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Ireland 31-7 Wales: Hosts make it three wins from three with Welsh victory

IRELAND’S grand ambition for a successive Six Nations Grand Slam glimmered brighter after a commanding 31-7 triumph over Wales in the thrilling Round 3 encounter at Dublin’s Aviva Stadium. The Irish side, undeterred and dynamic, orchestrated a performance that encapsulated their dominance in the tournament thus far, securing a bonus-point victory that keeps their Grand Slam dreams vividly alive.

In a game that showcased Ireland’s tactical acumen and resilience, hooker Dan Sheehan, wing James Lowe, full-back Ciaran Frawley, and lock Tadhg Beirne emerged as the heroes, each crossing the whitewash to contribute to the emphatic scoreline. Jack Crowley, the out-half, was impeccable, converting all attempts at goal, including a penalty and four conversions, ensuring a flawless day with the boot.

Wales, despite trailing 17-0 by the halftime whistle, showed moments of resurgence with a penalty try that saw Beirne sin-binned. However, their efforts to claw back into the game were thwarted by a relentless Irish defence, leaving them winless after three rounds.

The victory marks a historic 18th consecutive win for Ireland at the Aviva Stadium and ties the record for an 11th successive Six Nations Test win, a testament to their continued excellence and a milestone shared with England’s streak from 2015 to 2017.

The match unfurled with Ireland asserting their dominance early on, rewarded with a penalty kick by Crowley following a high tackle on Lowe. Despite Wales’ formidable maul defence, Ireland’s persistence paid dividends with Sheehan’s try, courtesy of a powerful forward push and Crowley’s subsequent conversion enhancing their lead.

Wales’ captain, Dafydd Jenkins, found himself penalised, and Ireland opted for ambition over assurance, a decision that paid off when Lowe spectacularly finished in the corner, further extended by Crowley’s masterful conversion.

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The Welsh side’s resolve was evident in their defensive efforts, yet Ireland’s strategic prowess shone through. Despite a penalty try awarded to Wales, Ireland’s control and execution remained unshaken, with their defence repelling Welsh advances effectively.

The narrative of the second half encapsulated Ireland’s capacity to absorb pressure and retaliate, highlighted by Frawley’s try in his first Test start and Beirne’s clinching score, underlining their depth and tactical intelligence.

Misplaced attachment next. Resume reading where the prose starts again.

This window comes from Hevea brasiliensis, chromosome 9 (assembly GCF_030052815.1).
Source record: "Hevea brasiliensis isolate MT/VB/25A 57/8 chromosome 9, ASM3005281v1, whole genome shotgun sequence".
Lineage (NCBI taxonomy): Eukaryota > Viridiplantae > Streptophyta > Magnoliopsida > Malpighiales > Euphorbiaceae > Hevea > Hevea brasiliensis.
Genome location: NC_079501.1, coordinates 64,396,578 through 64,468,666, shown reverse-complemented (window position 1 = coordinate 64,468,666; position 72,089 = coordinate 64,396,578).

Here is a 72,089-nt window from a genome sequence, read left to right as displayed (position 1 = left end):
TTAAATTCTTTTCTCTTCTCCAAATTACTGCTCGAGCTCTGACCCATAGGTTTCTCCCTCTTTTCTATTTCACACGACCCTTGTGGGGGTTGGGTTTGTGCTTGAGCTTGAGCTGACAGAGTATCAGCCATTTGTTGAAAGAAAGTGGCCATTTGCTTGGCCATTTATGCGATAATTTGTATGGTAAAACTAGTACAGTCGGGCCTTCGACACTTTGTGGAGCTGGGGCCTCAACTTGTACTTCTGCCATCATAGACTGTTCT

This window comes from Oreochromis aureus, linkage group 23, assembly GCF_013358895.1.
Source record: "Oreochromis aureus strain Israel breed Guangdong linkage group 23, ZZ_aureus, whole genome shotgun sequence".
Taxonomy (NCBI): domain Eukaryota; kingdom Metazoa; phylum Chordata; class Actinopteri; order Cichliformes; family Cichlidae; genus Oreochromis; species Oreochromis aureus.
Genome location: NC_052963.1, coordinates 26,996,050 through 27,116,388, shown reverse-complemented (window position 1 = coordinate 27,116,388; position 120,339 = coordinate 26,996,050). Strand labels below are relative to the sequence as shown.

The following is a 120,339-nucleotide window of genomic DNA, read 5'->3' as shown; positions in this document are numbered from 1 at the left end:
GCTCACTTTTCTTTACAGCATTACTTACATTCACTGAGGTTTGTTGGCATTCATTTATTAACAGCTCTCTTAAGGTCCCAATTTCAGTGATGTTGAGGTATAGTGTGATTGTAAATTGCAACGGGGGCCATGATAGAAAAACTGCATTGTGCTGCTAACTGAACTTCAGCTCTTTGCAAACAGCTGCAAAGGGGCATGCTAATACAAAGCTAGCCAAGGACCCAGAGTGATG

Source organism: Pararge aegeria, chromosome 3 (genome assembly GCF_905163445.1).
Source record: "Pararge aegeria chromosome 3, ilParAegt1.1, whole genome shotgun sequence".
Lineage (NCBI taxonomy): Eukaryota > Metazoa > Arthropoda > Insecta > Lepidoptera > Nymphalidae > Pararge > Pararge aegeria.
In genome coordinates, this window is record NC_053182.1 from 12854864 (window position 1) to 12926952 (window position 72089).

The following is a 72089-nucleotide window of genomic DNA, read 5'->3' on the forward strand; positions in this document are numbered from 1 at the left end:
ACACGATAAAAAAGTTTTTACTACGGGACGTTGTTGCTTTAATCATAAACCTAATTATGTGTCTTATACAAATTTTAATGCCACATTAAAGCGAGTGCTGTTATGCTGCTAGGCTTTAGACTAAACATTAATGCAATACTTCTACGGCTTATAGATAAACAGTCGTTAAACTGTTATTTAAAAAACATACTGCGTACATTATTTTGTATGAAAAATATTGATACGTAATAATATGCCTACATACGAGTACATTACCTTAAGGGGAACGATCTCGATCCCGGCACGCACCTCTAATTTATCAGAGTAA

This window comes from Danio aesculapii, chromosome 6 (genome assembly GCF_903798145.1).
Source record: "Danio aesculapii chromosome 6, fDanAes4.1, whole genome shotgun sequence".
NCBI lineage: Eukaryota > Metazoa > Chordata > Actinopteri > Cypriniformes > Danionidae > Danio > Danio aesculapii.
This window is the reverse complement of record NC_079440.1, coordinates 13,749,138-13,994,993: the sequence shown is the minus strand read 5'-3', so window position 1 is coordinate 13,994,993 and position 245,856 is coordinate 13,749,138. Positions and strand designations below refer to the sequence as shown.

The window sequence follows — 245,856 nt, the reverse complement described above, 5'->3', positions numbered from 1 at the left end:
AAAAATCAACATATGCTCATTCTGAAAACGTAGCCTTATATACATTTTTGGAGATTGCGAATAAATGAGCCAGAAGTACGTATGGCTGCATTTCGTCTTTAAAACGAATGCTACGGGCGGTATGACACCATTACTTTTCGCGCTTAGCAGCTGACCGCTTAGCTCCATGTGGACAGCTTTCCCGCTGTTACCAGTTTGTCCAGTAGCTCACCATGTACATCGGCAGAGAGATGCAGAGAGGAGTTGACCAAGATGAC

Post-match reflections from both camps acknowledged the intensity of the encounter. Ireland’s head coach, Andy Farrell, praised the team’s adaptability and highlighted the need for review, particularly concerning penalties. Warren Gatland, Wales’ head coach, commended his team’s effort and identified physicality as a key area for growth.

Ciaran Frawley, reveling in the joy of his maiden Test start and try, underscored the team’s resilience and the collective drive that propelled them to overcome adversity and secure a significant victory.

This clash was more than a game; it was a testament to Ireland’s relentless pursuit of excellence and a stark reminder of the challenges that lie ahead in their quest for back-to-back Grand Slams. As the tournament progresses, Ireland’s blend of tactical brilliance, physical dominance, and unwavering spirit makes them formidable contenders, setting the stage for an enthralling conclusion to the Six Nations saga.

Jack Crowley registered the first points of the day via a penalty
Ireland's Dan Sheehan celebrates after scoring their first try via a driving maul
James Lowe scored Ireland's second first-half try, after taking a superb Calvin Nash offload
Wales hit back through a penalty try decision early in the second half
Ireland's defence proved superb when under pressure in the second half
Full-back Ciaran Frawley crossed for Ireland's third try on his first Test start

Ireland head coach Andy Farrell told ITV Sport said: “There is a famous saying that each game takes it’s own course and that game had a bit of everything really from the sublime to the ridiculous.

“I thought we were a bit passive in the first half but I thought Wales were tenacious in defence. I thought we should have capitalised more.

“We had a good chat at half-time. The penalty count was evened up, we will have a good luck at that.

“Delighted to get that bonus point.”

Wales head coach Warren Gatland said after the game: “I can’t question how hard and the effort from the players. They probably out muscled us a bit in terms of collisions. That is a lesson for us.

“I feel like the score-line blew out a bit and probably wasn’t reflective of the effort we put in.

“You are playing against one of the best teams in the world and they thoroughly deserved to win with the quality they have got. We are on a journey.”

Try-scorer Ciaran Frawley after his first Test start said added: “Look, it was a bit of clunky in the first half.

“We were aware of that at half time. It was probably not the start we wanted, they came out and scored and we got the yellow card but to bounce back through all the adversity thrown at us and get the bonus point win was pretty special.

“I was delighted to get over. The players here are unbelievable, they know how to win.”

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